Just stepping out into the sunset and hearing the waves crash along the coast.The next big project on your agenda that we should keep an eye out for?The DC Universe Massively Multiplayer Online Video Game is what I have been working on for the past four years and looks and plays amazing so I am most looking forward to its release.

On the comics world, more "All Star Batman and Robin" I'm doing with Frank Miller ("300," "Sin City," "The Spirit") and a cover I'm contributing for Tyrese Gibson's new comic, "Mayhem," and a short story I'm doing with Neil Gaiman to benefit the Comic Book Legal Defense Fund.What sort of wise words of advice would you offer to aspiring illustrators?In the immortal words of Jan Brady: "Practice, practice, practice!" Like anything in life, whether you are an athlete or musician, you don't get good unless you put in insane hours of practice, into honing and perfecting your craft.

Whether it is considered art or not may be subject to the whims of fashion and in many ways out of your hands but at the end of the day, if the work's good, it'll inspire countless others and that's no mean feat.

Keep a sketchbook and draw from life.

If you want to become a comic book artist, try and draw a page of panel-to-panel continuity each and every day.

The world of art has no concept of a workweek.Four reasons why everyone should read comics?1.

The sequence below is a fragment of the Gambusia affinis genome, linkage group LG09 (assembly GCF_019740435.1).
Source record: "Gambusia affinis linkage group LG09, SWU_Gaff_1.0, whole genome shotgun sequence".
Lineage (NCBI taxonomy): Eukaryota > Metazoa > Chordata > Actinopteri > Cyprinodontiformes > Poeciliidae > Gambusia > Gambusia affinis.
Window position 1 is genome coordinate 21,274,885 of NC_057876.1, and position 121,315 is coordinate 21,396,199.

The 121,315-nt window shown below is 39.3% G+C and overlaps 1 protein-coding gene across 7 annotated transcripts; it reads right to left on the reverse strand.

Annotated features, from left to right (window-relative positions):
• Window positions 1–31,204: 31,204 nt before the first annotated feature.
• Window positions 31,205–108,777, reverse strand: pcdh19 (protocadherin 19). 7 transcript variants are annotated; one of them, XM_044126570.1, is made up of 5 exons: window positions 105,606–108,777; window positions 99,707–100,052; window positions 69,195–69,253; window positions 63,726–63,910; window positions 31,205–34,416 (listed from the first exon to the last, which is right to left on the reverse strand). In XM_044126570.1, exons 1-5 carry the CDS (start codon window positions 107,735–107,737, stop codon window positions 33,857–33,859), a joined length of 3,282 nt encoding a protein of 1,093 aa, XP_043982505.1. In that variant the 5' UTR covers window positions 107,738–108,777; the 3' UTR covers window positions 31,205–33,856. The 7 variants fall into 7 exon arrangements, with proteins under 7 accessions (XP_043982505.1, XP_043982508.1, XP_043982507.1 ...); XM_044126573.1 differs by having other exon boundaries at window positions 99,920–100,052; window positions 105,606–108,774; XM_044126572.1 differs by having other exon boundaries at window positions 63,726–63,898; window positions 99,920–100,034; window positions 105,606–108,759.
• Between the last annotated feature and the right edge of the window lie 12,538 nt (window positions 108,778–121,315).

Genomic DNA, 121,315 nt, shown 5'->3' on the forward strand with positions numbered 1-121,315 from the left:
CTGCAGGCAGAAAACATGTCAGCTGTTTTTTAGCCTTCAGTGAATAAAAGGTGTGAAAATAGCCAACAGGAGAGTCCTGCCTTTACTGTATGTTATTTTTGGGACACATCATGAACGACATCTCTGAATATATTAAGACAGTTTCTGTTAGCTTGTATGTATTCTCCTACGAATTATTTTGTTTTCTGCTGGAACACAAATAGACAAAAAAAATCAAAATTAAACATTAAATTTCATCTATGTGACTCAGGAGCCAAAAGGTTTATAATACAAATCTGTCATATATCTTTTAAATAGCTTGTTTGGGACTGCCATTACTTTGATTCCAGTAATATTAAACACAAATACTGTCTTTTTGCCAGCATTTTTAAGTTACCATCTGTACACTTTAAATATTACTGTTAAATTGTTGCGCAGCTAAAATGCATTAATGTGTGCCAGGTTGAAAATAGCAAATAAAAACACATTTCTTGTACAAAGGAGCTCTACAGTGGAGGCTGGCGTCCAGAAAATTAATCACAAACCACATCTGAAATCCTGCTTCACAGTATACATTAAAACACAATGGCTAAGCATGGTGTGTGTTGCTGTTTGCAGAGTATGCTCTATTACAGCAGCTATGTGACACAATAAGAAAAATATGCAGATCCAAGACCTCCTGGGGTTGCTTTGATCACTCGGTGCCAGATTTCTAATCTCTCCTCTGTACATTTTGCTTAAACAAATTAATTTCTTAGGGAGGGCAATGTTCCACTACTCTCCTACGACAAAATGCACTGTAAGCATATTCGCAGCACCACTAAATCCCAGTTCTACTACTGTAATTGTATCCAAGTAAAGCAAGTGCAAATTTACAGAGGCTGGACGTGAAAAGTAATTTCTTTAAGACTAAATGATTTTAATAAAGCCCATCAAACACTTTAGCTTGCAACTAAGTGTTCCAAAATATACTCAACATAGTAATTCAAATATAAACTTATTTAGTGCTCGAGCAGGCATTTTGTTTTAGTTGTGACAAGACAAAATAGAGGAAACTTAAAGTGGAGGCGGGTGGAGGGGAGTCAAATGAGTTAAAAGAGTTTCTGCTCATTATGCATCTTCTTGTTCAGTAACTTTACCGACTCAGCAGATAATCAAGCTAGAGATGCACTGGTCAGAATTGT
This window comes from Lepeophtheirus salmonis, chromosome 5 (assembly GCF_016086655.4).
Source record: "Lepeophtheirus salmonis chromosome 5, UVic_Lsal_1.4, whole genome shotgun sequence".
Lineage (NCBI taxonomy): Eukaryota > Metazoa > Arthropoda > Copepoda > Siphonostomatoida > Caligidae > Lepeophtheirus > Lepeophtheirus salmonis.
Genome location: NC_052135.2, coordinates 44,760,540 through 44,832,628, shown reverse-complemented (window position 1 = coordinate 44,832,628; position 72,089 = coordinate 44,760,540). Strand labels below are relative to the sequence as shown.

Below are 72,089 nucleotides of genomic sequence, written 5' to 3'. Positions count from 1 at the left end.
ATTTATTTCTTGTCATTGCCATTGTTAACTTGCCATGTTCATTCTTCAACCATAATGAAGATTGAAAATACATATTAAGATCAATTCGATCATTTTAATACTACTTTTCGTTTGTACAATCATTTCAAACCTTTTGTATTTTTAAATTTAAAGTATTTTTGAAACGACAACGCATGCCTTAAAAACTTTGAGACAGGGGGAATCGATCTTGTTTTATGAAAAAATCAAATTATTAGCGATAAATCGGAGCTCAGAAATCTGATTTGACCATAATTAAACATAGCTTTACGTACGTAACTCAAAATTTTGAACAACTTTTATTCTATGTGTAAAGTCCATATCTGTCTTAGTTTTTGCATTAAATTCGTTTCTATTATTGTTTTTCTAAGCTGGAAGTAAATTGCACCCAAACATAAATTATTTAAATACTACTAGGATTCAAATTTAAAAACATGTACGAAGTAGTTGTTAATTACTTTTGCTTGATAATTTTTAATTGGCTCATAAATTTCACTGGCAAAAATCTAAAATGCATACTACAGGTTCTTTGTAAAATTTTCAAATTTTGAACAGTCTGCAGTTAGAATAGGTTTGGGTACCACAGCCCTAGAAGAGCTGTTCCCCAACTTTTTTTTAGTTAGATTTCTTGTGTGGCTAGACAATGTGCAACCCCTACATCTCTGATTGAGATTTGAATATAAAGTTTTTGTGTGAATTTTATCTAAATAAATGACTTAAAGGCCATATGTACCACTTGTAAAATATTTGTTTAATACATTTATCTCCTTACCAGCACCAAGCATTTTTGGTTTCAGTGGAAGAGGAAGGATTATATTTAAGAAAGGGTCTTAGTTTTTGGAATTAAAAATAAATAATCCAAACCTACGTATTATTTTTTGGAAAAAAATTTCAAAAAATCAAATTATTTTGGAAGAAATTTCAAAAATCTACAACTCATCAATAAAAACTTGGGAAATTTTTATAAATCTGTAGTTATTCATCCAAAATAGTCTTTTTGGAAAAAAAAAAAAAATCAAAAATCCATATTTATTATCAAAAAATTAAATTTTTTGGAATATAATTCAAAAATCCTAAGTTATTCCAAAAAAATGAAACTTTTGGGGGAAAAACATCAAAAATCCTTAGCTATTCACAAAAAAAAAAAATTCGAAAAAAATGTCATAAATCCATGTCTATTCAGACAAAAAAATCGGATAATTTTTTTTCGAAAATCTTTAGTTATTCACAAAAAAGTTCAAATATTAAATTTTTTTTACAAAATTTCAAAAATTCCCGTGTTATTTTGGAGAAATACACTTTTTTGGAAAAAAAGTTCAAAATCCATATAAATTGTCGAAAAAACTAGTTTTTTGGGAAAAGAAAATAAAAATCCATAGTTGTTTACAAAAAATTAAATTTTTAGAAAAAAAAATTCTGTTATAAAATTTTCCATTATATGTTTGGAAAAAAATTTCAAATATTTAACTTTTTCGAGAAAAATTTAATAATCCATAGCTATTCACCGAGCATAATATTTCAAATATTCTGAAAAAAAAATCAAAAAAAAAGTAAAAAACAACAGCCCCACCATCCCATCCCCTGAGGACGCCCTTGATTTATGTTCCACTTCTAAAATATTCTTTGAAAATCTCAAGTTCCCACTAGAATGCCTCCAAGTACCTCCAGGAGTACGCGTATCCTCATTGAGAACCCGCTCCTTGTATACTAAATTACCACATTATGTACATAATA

Because nearly everyone I've met in the world of film, music and games loves and/or reads comics.

It's the secret ingredient which binds creative people and has been for nearly 70 years.2.

They're the cheapest, legal way to reach the edges of your imagination and there's no greater trip than that journey.3.

Superheroes are our modern mythology.

Unless you're wiccan or something like that.4.

So you know who all the heroes and villains are in the DC Universe MMO game when it ships (sorry, blatant plug).The best part about events like Comic-Con?The intensity and love for all things nerdy, geeky and spectacular.The worst?The intensity and love for all things nerdy, geeky and spectacular ...

without deodorant.The perfect S.D weekend according to you?Starts with a bike ride from La Jolla to P.B.

for a great, relaxing brunch (Tofu Happiness) at La Cantina, then crash out on Windansea Beach with my fiancee, Carla, doing nothing while our kids play in the surf.

Later, dinner at either the Quarter Kitchen at the Ivy Hotel where our friend Nathan Coulon is the chef or the Modus Supper Club.

Then a movie at the Mira Mesa IMAX theater or a night out in the Gaslamp.

Sunday afternoon at Petco Park where my Padres win.The perfect S.D.

weekend according to Batman?Probably handserving knuckle sandwiches to criminals, followed with a nightcap at Jack's in La Jolla, then a romantic walk along the beach to see what's he's missing out (on) living in Gotham.The perfect 10-song mixtape according to you? It's an eclectic mix but each song has a story.1.

"Don't Stop Believin'," Journey 2.

"All 'Cause of You," The 88 3.

"Shadow of the Day," Linkin Park 4.

"Cancer," My Chemical Romance 5.

"Aerials," System of a Down 6.

"Closer," NIN 7.

"Tennessee Line," Daughtry 8.

"Hurt," Johnny Cash 9.

"Chasing Cars," Snow Patrol 10.

"Just a Baby Boy," Tyrese GibsonJim Lee photo: Nelvin C.

Cepeda, Union-Tribune

http://www.signonsandiego.com/entertainment/street/2009/07/street_people_jim_lee_1.html